With a nationwide television audience watching, Clay Bennett reluctantly took the spotlight Wednesday after the Oklahoma City Thunder's win over the San Antonio Spurs clinched the NBA Western Conference championship. After saying very few words, he eagerly passed the trophy to his basketball team.
And just like that, Bennett stepped out of the spotlight.
It was a moment that didn't surprise two of his longtime friends — former Mayor Ron Norick and professional sports consultant Rick Horrow.
“That's Clay,” said Norick, who sat behind the team owner throughout the series. “He doesn't like the spotlight. I'm sure he was very uncomfortable.”
Horrow and Norick acknowledged that Bennett's quiet, almost stoic stance was not very different when he took the stage at a very different moment 15 years ago.
It was before Bennett led a group of investors in buying the former Seattle SuperSonics and moving the franchise to Oklahoma City. It was before Mayor Mick Cornett wooed the NBA into making Oklahoma City a temporary home for the Hornets while they were displaced from a hurricane-devastated New Orleans.
It was a moment when Bennett had to face a city and explain it wasn't deemed ready for entrance into the major leagues. It's a tale that begins with a city dismissed as a “small, Southwestern town” making an unlikely play not for the NBA but a National Hockey League team.
It's a story of failure — one Horrow and Norick believe was a necessary first step toward Oklahoma City's rise as the darling of the NBA.
Norick, Horrow and Bennett had barely finished work on persuading voters to approve the Metropolitan Area Projects initiative in 1993 when they first plotted a plan to pursue major league status.
They understood the city had barely escaped losing its beloved minor league 89ers baseball team by passing the ballot, which provided money to build a new ballpark and arena. They also knew that while the minor league Cavalry basketball team struggled to stay alive, they saw continued enthusiasm for the minor league Blazers hockey team.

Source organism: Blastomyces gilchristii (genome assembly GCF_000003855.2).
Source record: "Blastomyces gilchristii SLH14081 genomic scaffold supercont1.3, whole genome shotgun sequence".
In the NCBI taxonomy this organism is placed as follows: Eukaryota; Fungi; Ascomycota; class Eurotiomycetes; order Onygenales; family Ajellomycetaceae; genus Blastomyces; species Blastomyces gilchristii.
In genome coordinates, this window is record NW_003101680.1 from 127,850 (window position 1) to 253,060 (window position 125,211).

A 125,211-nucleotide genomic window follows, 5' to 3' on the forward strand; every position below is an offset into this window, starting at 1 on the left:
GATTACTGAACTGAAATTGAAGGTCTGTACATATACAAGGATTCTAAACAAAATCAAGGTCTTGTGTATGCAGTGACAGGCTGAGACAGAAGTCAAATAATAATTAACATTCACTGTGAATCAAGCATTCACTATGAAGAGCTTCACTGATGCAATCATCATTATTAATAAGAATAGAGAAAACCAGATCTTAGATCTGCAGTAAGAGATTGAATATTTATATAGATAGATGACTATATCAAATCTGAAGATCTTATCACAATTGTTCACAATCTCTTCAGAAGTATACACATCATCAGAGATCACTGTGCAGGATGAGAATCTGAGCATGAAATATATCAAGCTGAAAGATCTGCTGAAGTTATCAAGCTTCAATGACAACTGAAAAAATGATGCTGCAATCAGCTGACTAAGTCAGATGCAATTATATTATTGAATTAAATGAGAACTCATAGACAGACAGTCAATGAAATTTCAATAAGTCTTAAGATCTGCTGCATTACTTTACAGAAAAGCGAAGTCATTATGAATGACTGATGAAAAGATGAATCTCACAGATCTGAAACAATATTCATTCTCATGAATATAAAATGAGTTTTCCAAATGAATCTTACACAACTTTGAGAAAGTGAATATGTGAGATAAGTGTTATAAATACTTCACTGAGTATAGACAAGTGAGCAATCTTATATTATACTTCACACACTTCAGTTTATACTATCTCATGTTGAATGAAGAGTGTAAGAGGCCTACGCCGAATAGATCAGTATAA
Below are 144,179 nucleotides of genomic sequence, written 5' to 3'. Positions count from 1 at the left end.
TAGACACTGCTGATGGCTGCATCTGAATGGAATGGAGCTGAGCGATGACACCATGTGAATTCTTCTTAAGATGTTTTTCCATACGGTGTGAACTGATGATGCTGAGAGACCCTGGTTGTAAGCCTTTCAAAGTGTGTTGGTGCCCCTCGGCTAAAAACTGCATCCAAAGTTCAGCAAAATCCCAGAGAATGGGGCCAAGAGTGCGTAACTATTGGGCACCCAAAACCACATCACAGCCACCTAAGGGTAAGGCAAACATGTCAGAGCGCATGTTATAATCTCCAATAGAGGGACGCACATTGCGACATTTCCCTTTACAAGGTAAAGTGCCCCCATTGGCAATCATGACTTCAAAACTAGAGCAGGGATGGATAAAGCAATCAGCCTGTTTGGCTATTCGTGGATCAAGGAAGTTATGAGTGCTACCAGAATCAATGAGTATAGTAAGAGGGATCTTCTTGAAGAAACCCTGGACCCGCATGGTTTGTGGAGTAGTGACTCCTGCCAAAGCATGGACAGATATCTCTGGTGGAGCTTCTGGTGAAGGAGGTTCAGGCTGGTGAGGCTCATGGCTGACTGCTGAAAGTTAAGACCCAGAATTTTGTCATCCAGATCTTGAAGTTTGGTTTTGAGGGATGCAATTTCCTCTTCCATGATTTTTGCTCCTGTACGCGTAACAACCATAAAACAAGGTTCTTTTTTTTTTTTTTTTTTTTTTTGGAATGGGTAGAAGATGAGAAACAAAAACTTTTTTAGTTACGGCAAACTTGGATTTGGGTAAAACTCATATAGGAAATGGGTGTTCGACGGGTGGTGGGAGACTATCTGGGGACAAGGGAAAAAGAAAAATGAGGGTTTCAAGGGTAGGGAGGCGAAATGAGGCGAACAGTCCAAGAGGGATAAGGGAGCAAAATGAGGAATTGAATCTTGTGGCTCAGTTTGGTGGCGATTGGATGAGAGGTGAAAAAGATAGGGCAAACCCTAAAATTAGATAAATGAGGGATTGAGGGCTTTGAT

“I really wanted us to become a big-league city,” Norick said. “It was a hope more than anything. I knew the only way we could do it was to have the facilities first. And that was a real gamble. There wasn't any league that would consider a city without the facility.”
Bennett was an easy pick for heading a commission to begin the pursuit of a major league team. He came highly recommended by veteran civic leader and promoter Lee Allan Smith and earned rave reviews for his leadership in staging the 1989 Olympic Festival.
“He was very young,” Norick said. “But he was very mature for his age, and he was very savvy. People liked him. People respected him.”
Horrow also was an easy pick for Norick after helping persuade diverse interest groups to support an all-or-nothing MAPS ballot that sought to appeal to the arts, sports, business, academics and entertainment constituencies.
Horrow was acquainted with NBA Commissioner David Stern through his prior work with the creation of the Miami Heat and was good friends with NHL Commissioner Gary Bettman.
Horrow said his conversation with Stern was pleasant but provided no hope that Oklahoma City might interest the league. But numerous discussions with Bettman led Horrow to hope Oklahoma City might have a shot with the NHL, thanks to years of surprising success with minor league hockey.
The city's first shot at a team quietly occurred as rescue workers were sorting through the rubble of the Alfred P. Murrah Federal Building in April 1995.
The NHL's Quebec Nordiques were doing well on the ice, but financially the team was struggling in what was the league's smallest market. After approaching the government about a possible bailout, owner Marcel Aubut looked for a new arrangement. Bettman quickly recalled Horrow's pitches for Oklahoma City.
“He was very impressed with all that we talked about in Oklahoma City, and was impressed with our persistence,” Horrow said.
The call was made just 11 days after the Murrah bombing, and Norick was not expected to be a part of the presentation. The pitch, while impressive, did not go in Oklahoma City's favor, and the team ultimately moved to Colorado.
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